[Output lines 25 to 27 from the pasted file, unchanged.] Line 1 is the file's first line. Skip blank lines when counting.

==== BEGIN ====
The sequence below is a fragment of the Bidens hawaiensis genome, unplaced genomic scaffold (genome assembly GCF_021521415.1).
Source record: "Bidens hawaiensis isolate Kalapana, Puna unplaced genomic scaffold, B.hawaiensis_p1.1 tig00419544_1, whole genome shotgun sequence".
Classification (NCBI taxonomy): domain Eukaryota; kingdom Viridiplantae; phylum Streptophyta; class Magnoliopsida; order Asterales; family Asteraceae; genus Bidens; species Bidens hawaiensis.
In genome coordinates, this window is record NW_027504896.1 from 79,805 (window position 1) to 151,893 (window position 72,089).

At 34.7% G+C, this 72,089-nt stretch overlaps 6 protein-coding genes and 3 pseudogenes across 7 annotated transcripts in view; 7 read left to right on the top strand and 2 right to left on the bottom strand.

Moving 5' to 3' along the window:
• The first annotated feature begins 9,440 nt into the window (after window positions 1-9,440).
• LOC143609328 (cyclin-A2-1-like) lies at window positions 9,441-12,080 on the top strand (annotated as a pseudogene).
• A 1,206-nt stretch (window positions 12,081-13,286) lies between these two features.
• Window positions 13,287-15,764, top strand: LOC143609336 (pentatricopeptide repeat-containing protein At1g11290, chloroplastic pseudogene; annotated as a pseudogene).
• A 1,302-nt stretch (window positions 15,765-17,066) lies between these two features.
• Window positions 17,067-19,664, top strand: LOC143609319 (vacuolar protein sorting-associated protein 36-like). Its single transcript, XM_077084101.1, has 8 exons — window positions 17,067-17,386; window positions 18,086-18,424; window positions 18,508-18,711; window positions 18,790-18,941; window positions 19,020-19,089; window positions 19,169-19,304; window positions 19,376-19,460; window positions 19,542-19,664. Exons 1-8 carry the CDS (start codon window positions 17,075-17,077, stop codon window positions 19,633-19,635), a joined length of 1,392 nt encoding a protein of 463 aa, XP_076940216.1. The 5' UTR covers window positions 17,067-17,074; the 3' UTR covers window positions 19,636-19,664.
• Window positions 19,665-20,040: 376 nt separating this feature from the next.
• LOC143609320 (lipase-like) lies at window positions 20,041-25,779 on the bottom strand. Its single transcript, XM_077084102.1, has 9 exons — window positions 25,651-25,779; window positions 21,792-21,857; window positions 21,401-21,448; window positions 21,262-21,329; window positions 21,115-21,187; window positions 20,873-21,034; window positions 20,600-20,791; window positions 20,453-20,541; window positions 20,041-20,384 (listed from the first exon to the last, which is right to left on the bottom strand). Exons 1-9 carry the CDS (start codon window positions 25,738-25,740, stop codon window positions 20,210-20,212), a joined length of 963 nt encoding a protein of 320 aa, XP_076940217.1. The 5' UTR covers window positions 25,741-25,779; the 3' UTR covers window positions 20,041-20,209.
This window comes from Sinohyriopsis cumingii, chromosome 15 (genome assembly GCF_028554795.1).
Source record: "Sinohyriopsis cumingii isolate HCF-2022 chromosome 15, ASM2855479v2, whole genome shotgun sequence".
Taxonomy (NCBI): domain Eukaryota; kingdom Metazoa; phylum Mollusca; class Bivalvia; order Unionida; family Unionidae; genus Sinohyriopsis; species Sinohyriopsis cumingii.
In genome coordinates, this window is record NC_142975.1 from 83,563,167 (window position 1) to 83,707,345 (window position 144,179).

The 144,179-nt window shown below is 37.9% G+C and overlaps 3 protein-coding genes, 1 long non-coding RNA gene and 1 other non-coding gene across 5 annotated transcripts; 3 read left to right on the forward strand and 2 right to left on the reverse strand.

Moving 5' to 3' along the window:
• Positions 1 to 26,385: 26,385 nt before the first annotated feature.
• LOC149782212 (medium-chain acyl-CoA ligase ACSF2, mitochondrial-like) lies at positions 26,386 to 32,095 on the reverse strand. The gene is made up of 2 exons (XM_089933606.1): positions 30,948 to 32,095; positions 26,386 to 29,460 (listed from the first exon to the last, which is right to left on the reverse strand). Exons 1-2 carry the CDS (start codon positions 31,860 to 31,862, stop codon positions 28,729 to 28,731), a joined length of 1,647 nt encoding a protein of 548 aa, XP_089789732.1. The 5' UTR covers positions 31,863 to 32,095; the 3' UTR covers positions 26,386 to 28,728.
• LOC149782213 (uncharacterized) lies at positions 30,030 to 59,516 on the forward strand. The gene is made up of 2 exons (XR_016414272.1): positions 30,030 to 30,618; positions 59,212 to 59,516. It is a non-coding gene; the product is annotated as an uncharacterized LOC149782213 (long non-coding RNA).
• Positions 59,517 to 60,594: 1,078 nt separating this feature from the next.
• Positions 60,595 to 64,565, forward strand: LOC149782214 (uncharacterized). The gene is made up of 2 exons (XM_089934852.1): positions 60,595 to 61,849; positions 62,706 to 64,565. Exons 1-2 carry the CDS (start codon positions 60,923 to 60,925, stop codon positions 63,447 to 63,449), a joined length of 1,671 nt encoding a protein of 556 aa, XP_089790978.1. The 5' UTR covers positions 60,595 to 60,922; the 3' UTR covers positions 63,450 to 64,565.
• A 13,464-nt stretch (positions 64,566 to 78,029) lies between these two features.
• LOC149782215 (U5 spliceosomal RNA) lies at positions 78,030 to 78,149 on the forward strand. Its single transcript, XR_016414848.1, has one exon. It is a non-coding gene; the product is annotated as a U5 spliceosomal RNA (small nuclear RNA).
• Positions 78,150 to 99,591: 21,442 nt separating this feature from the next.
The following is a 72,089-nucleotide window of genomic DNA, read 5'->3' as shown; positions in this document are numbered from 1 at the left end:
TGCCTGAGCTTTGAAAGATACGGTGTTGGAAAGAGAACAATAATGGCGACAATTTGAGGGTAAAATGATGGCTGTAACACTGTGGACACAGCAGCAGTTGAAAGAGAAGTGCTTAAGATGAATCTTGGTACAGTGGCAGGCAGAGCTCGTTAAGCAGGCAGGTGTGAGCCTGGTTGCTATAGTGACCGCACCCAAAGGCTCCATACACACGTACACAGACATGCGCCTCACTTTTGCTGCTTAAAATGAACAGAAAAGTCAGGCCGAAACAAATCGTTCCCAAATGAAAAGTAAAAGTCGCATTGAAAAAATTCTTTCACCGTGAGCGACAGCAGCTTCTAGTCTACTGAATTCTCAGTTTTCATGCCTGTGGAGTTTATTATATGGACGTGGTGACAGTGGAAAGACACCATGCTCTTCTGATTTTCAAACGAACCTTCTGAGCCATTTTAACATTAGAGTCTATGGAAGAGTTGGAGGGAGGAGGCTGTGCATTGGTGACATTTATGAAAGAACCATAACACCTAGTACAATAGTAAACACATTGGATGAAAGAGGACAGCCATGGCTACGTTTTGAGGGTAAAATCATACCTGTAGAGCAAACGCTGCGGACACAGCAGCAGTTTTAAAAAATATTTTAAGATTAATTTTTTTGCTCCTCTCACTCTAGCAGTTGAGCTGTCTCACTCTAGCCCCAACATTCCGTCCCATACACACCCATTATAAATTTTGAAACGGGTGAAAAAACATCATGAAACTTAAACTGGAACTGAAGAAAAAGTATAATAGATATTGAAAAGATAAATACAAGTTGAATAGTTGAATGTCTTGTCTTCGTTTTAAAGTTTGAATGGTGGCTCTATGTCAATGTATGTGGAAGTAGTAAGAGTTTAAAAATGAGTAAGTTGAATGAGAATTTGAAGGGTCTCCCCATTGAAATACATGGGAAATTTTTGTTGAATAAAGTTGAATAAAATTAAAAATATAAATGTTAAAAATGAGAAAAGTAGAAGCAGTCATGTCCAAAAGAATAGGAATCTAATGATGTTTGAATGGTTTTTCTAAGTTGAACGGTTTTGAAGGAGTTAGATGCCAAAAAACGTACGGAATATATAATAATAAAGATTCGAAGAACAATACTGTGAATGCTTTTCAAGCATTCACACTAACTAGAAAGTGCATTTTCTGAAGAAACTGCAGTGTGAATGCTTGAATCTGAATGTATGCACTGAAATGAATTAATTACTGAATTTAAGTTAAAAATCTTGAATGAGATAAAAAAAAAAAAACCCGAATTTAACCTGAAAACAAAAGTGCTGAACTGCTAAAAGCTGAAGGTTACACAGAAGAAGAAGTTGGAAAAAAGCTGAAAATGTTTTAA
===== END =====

• Positions 60,595 to 64,565, forward strand: LOC149782214 (uncharacterized). The gene is made up of 2 exons (XM_089934852.1): positions 60,595 to 61,849; positions 62,706 to 64,565. Exons 1-2 carry the CDS (start codon positions 60,923 to 60,925, stop codon positions 63,447 to 63,449), a joined length of 1,671 nt encoding a protein of 556 aa, XP_089790978.1. The 5' UTR covers positions 60,595 to 60,922; the 3' UTR covers positions 63,450 to 64,565.
• A 13,464-nt stretch (positions 64,566 to 78,029) lies between these two features.
• LOC149782215 (U5 spliceosomal RNA) lies at positions 78,030 to 78,149 on the forward strand. Its single transcript, XR_016414848.1, has one exon. It is a non-coding gene; the product is annotated as a U5 spliceosomal RNA (small nuclear RNA).